Mom simply glared at her and shuffled us out of there, biting her tongue. Just as we were outside Big Red’s office, she shouted back through the doorway.
“What on earth do you or the Catholic Church know about fashion, anyway?”
I get my insolence and my need to have the last word from my mother’s side.
On the way home we had quite a discussion about standing up for what was right and wrong. Mom said the Church didn’t know it all and to never be afraid of Sister Anita, or anybody else, for that matter. She was our Mom. She’d stand by us.
Glo drove us to the A&W Drive-in for an early lunch.
“Do we have to go back today?” Lori asked.
“I’m certainly not in the mood to iron more clothes today,” was Mom’s rational response.
I’m not saying the great culottes caper of ‘67 gave the Stanfa girls license to rock the boat, but, with Mom behind us, we boldly seized many opportunities to throw in an oar and attempt to paddle the ship in a different direction. On occasion, we even got a few friends to row with us.
By the time Lori was in eighth grade, she’d earned her own nickname from Big Red. My big sister, “The Ring Leader,” decided she was too cool to belong to Girl Scouts any longer and convinced most of the troop to quit with her. Several of them even burned their membership cards, on school property. As for me, halfway through seventh grade Mrs. Nader was still calling me “pig-headed.” It had been months since the Sister Betrayal/evolution episode, but she just wouldn’t let it go.
It was early March and I was in religion class one afternoon, actually paying attention for a change. Mrs. Nader was out sick, and Father Boyer was teaching. We had a different “lay” sub for the other classes that day.
Father Boyer was new at St. Peter’s and very energetic. Our other priests were as old and about as lively as the statues in the church, but he was almost handsome and might have been, without the priest uniform. I wondered what he’d look like in a baseball uniform.
Father Boyer was wrapping up the lesson, which was about making God-guided choices in our lives.
“By the way, are there any of you boys who would like to serve Mass for me? If so, please raise your hand, I have a sign-up sheet.”
Hands went in the air, including mine. Father called on me, assuming I had a question.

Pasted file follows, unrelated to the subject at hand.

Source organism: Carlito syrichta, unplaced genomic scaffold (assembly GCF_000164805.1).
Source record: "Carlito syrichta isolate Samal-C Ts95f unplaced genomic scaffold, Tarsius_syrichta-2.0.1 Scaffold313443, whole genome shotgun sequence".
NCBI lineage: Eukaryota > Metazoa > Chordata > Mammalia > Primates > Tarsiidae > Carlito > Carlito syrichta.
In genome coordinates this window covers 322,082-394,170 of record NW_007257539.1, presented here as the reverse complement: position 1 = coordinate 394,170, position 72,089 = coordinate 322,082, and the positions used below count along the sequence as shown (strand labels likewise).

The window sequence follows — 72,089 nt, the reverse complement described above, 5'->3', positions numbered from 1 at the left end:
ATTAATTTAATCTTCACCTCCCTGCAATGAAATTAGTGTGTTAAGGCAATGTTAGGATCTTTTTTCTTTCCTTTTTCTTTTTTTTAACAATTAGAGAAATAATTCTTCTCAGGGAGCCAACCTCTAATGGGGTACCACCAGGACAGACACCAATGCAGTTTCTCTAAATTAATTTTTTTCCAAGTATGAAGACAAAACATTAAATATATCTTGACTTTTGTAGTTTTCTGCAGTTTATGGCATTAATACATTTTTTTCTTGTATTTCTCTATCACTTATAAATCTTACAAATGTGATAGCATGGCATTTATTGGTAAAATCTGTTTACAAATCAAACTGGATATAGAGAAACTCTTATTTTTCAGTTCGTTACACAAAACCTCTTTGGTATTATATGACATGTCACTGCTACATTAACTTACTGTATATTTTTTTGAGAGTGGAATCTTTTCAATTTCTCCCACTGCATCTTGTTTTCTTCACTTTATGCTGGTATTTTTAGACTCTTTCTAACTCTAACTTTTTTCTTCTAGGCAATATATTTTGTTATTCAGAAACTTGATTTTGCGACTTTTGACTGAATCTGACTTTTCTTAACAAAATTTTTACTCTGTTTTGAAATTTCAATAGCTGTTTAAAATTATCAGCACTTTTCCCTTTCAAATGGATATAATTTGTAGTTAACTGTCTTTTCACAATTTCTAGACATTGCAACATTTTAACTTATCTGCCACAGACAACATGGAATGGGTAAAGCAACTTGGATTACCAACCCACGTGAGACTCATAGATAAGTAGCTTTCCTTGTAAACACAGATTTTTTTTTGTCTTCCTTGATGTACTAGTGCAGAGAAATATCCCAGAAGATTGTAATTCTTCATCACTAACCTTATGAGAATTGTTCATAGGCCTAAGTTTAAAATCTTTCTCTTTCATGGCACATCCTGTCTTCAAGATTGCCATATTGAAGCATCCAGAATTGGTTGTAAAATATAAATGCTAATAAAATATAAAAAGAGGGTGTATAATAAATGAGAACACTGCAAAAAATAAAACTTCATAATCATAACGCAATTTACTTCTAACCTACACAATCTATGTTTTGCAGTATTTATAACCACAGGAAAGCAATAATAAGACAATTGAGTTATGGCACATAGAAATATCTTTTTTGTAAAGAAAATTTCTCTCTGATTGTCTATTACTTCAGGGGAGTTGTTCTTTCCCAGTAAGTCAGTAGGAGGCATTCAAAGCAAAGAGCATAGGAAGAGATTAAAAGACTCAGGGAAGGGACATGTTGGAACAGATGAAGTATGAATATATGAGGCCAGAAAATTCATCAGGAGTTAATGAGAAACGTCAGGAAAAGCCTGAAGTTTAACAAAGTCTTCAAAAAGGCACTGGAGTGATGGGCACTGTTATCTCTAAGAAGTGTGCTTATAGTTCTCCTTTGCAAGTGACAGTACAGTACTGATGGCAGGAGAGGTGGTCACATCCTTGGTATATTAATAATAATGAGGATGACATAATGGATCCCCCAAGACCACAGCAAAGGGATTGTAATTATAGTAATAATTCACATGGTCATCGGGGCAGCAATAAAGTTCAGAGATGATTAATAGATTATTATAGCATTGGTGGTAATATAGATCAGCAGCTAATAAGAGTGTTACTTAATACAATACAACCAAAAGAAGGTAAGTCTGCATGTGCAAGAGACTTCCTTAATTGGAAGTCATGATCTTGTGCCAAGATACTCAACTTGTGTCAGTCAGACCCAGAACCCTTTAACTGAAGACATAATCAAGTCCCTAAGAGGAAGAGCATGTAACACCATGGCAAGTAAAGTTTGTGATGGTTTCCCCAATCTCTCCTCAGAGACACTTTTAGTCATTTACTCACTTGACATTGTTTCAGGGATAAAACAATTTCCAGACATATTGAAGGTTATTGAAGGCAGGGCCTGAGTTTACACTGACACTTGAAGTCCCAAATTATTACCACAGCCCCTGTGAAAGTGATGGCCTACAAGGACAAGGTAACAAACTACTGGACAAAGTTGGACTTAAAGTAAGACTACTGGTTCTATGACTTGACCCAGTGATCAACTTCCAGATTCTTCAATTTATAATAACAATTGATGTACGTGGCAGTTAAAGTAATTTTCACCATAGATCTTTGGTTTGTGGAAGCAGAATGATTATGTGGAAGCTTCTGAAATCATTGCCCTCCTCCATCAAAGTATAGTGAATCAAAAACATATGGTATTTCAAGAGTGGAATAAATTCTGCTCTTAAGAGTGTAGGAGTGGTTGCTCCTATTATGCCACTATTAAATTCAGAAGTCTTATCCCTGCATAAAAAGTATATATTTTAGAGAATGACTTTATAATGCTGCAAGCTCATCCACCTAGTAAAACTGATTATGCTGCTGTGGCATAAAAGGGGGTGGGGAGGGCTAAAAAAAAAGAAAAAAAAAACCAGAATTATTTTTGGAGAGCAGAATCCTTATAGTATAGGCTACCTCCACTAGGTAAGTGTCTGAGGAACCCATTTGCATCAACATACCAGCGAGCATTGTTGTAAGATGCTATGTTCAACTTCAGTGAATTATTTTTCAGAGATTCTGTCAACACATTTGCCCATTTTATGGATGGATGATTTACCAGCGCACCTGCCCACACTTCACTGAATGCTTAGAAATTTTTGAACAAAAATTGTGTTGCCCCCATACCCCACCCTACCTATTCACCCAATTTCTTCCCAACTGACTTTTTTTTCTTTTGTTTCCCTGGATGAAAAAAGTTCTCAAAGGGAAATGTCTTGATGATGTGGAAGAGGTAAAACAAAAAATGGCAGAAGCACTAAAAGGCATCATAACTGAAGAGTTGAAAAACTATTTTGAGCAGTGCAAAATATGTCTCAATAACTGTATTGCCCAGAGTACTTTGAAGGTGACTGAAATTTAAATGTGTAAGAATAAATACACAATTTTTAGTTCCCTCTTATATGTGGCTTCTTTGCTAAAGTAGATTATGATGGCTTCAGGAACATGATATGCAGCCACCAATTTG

“Yes, Father, why can only boys serve Mass? Why can’t girls be servers?”
“Well, uh, what is your name?”
“Denise, but everybody calls me DC.”
“Well, DC, I’m not sure there is a strict rule on the matter. It’s just that, traditionally, only boys have served. Are you saying that you would like to?”
“Yes, Father, very much.”
He put his finger to his chin, a sign I read as DEEP THOUGHT IN PROGRESS, as he spoke.
“If you are sincerely interested, and it sounds like you are, I’d be happy to get you some instruction and you can serve Mass for me.”
Jaws dropped, including mine.
A few days later, I was sure the entire planet was talking about DC Stanfa, the religious pioneer and soon-to-be-saint, the first girl server in the Catholic Church. It was just after noon recess, Sheila Hart and I were making weekend plans, which included a skating party Friday and a sleepover at my house on Saturday, when Mrs. Nader returned to the classroom from her lunch. As Mrs. Not-by-the-Hair-ofmy- Chinny-Chin-Chins huffed and puffed her way down the aisle directly toward me, I knew that once again, I was in trouble. So when she shot a stubby arm in the direction of my head, I was ready for it. She was either going for an ear-box or a hair-lock.
Either way, I ducked, and as I put my hands in front of me in a pseudo, kung fu defense.
“It’s all your fault! You impudent, pig-headed yippie!”
I wasn’t sure of the definition of some of the words Mrs. Nader was using, but she was definitely making her point. The point was: I’d done something terrible again.